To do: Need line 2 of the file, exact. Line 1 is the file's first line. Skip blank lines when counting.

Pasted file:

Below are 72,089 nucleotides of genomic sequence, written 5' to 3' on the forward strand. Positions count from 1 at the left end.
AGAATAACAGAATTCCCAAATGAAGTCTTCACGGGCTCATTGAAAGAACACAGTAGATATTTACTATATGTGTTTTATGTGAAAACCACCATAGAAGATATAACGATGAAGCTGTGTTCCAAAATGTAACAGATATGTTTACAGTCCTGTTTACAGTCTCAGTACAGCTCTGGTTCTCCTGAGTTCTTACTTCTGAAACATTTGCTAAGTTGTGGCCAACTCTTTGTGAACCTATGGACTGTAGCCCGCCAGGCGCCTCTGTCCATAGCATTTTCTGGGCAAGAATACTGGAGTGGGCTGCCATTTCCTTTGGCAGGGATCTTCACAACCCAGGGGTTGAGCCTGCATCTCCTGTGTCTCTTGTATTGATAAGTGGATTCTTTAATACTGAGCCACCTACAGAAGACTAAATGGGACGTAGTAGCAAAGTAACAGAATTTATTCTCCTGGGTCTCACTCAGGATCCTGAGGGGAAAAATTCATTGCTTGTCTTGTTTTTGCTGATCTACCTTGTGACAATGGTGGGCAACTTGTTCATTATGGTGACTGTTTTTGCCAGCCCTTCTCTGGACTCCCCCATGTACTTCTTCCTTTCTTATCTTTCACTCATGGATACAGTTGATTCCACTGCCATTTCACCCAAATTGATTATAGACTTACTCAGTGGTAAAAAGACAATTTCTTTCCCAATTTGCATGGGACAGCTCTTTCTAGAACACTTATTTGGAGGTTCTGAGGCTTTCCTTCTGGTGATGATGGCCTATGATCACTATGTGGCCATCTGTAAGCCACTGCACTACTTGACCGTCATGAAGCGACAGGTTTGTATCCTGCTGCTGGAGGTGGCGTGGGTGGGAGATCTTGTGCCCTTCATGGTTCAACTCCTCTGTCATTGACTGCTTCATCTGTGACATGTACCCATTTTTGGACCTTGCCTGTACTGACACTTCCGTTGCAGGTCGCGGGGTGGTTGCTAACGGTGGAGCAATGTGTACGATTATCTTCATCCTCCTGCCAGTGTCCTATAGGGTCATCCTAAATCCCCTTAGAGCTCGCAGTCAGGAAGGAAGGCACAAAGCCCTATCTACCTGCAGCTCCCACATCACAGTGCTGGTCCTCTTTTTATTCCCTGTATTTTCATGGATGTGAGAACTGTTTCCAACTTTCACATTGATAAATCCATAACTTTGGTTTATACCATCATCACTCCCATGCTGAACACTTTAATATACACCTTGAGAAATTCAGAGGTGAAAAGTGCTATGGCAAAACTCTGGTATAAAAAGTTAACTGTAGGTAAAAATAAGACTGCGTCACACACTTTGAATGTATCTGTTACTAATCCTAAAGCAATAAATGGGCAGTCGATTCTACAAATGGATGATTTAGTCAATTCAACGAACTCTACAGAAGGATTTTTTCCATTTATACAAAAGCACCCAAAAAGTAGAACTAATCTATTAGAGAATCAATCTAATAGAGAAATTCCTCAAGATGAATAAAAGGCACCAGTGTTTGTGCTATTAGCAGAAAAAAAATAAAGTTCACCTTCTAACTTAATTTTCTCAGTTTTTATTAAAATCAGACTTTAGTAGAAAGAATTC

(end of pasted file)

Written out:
AGAATAACAGAATTCCCAAATGAAGTCTTCACGGGCTCATTGAAAGAACACAGTAGATATTTACTATATGTGTTTTATGTGAAAACCACCATAGAAGATATAACGATGAAGCTGTGTTCCAAAATGTAACAGATATGTTTACAGTCCTGTTTACAGTCTCAGTACAGCTCTGGTTCTCCTGAGTTCTTACTTCTGAAACATTTGCTAAGTTGTGGCCAACTCTTTGTGAACCTATGGACTGTAGCCCGCCAGGCGCCTCTGTCCATAGCATTTTCTGGGCAAGAATACTGGAGTGGGCTGCCATTTCCTTTGGCAGGGATCTTCACAACCCAGGGGTTGAGCCTGCATCTCCTGTGTCTCTTGTATTGATAAGTGGATTCTTTAATACTGAGCCACCTACAGAAGACTAAATGGGACGTAGTAGCAAAGTAACAGAATTTATTCTCCTGGGTCTCACTCAGGATCCTGAGGGGAAAAATTCATTGCTTGTCTTGTTTTTGCTGATCTACCTTGTGACAATGGTGGGCAACTTGTTCATTATGGTGACTGTTTTTGCCAGCCCTTCTCTGGACTCCCCCATGTACTTCTTCCTTTCTTATCTTTCACTCATGGATACAGTTGATTCCACTGCCATTTCACCCAAATTGATTATAGACTTACTCAGTGGTAAAAAGACAATTTCTTTCCCAATTTGCATGGGACAGCTCTTTCTAGAACACTTATTTGGAGGTTCTGAGGCTTTCCTTCTGGTGATGATGGCCTATGATCACTATGTGGCCATCTGTAAGCCACTGCACTACTTGACCGTCATGAAGCGACAGGTTTGTATCCTGCTGCTGGAGGTGGCGTGGGTGGGAGATCTTGTGCCCTTCATGGTTCAACTCCTCTGTCATTGACTGCTTCATCTGTGACATGTACCCATTTTTGGACCTTGCCTGTACTGACACTTCCGTTGCAGGTCGCGGGGTGGTTGCTAACGGTGGAGCAATGTGTACGATTATCTTCATCCTCCTGCCAGTGTCCTATAGGGTCATCCTAAATCCCCTTAGAGCTCGCAGTCAGGAAGGAAGGCACAAAGCCCTATCTACCTGCAGCTCCCACATCACAGTGCTGGTCCTCTTTTTATTCCCTGTATTTTCATGGATGTGAGAACTGTTTCCAACTTTCACATTGATAAATCCATAACTTTGGTTTATACCATCATCACTCCCATGCTGAACACTTTAATATACACCTTGAGAAATTCAGAGGTGAAAAGTGCTATGGCAAAACTCTGGTATAAAAAGTTAACTGTAGGTAAAAATAAGACTGCGTCACACACTTTGAATGTATCTGTTACTAATCCTAAAGCAATAAATGGGCAGTCGATTCTACAAATGGATGATTTAGTCAATTCAACGAACTCTACAGAAGGATTTTTTCCATTTATACAAAAGCACCCAAAAAGTAGAACTAATCTATTAGAGAATCAATCTAATAGAGAAATTCCTCAAGATGAATAAAAGGCACCAGTGTTTGTGCTATTAGCAGAAAAAAAATAAAGTTCACCTTCTAACTTAATTTTCTCAGTTTTTATTAAAATCAGACTTTAGTAGAAAGAATTC